Easy-to-train dogs are more adept at forming an association between a prompt (such as the word “sit”), an action (sitting), and a consequence (getting a treat) very quickly. Other dogs need more time, patience, and repetition during training.
Many breeds are intelligent but approach training with a “What’s in it for me?” attitude, in which case you’ll need to use rewards and games to teach them to want to comply with your requests.
Dogs who were bred for jobs that require decision making, intelligence, and concentration, such as herding livestock, need to exercise their brains, just as dogs who were bred to run all day need to exercise their bodies. If they don’t get the mental stimulation they need, they’ll make their own work–usually with projects you won’t like, such as digging and chewing. Obedience training and interactive dog toys are good ways to give a dog a brain workout, as are dog sports and careers, such as agility and search and rescue.
Common in most breeds during puppyhood and in Retriever breeds at all ages, mouthiness means a tendency to nip, chew, and play-bite (a soft, fairly painless bite that doesn’t puncture the skin). Mouthy dogs are more likely to use their mouths to hold or “herd” their human family members, and they need training to learn that it’s fine to gnaw on chew toys, but not on people. Mouthy breeds tend to really enjoy a game of fetch, as well as a good chew on a toy that’s been stuffed with kibble and treats.
Dogs who were bred to hunt, such as Terriers, have an inborn desire to chase–and sometimes kill–other animals. Anything whizzing by, such as cats, squirrels, and perhaps even cars, can trigger that instinct. Dogs who like to chase need to be leashed or kept in a fenced area when outdoors, and you’ll need a high, secure fence in your yard. These breeds generally aren’t a good fit for homes with smaller pets that can look like prey, such as cats, hamsters, or small dogs. Breeds that were originally used for bird hunting, on the other hand, generally won’t chase, but you’ll probably have a hard time getting their attention when there are birds flying by.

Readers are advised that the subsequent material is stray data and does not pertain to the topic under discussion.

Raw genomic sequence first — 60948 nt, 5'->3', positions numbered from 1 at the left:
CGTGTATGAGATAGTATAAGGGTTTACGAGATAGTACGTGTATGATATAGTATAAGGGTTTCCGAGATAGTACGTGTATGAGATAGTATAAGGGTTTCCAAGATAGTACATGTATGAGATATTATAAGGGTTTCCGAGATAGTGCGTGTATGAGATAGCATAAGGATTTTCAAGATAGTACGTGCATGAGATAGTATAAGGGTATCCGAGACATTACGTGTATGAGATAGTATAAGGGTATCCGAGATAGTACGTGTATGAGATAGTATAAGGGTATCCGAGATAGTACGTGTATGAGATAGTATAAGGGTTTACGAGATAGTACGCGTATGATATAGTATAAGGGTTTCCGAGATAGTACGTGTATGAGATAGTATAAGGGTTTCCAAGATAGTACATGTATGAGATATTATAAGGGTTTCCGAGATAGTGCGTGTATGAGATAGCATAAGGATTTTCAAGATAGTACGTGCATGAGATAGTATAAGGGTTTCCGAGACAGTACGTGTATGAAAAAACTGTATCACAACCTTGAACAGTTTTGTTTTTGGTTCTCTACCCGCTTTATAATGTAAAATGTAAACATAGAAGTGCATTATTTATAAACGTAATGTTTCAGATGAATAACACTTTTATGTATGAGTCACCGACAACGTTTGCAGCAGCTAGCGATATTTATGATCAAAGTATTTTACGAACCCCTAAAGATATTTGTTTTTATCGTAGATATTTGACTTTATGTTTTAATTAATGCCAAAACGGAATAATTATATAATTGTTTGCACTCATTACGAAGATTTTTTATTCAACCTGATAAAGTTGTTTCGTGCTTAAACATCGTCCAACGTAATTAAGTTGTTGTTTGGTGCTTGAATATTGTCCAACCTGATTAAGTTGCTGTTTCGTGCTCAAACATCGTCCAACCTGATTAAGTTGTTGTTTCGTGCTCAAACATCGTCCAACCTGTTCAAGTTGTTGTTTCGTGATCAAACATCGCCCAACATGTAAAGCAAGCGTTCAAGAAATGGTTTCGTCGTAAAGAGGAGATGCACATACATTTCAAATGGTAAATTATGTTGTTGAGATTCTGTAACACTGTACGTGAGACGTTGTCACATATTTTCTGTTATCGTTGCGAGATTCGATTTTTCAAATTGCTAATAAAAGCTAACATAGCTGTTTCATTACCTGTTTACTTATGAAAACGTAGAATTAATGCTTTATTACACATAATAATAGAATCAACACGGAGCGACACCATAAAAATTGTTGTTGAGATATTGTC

Some breeds sound off more often than others. When choosing a breed, think about how often the dog vocalizes with barks or howls. If you’re considering a hound, would you find their trademark howls musical or maddening? If you’re considering a watchdog, will a city full of suspicious “strangers” put your pup on permanent alert? Will the local wildlife literally drive your dog wild? Do you live in housing with noise restrictions? Do you have neighbors nearby? Then you may wish to choose a quieter dog.
Some breeds are more free-spirited than others. Nordic dogs such as Siberian Huskies were bred to range long distances, and given the chance, they’ll take off after anything that catches their interest. And many hounds simply must follow their noses–or that bunny that just ran across the path–even if it means leaving you behind.
High-energy dogs are always ready and waiting for action. Originally bred to perform a canine job of some sort, such as retrieving game for hunters or herding livestock, they have the stamina to put in a full workday. They need a significant amount of exercise and mental stimulation, and they’re more likely to spend time jumping, playing, and investigating any new sights and smells.
Low-energy dogs are the canine equivalent of a couch potato, content to doze the day away. When picking a breed, consider your own activity level and lifestyle, and think about whether you’ll find a frisky, energetic dog invigorating or annoying.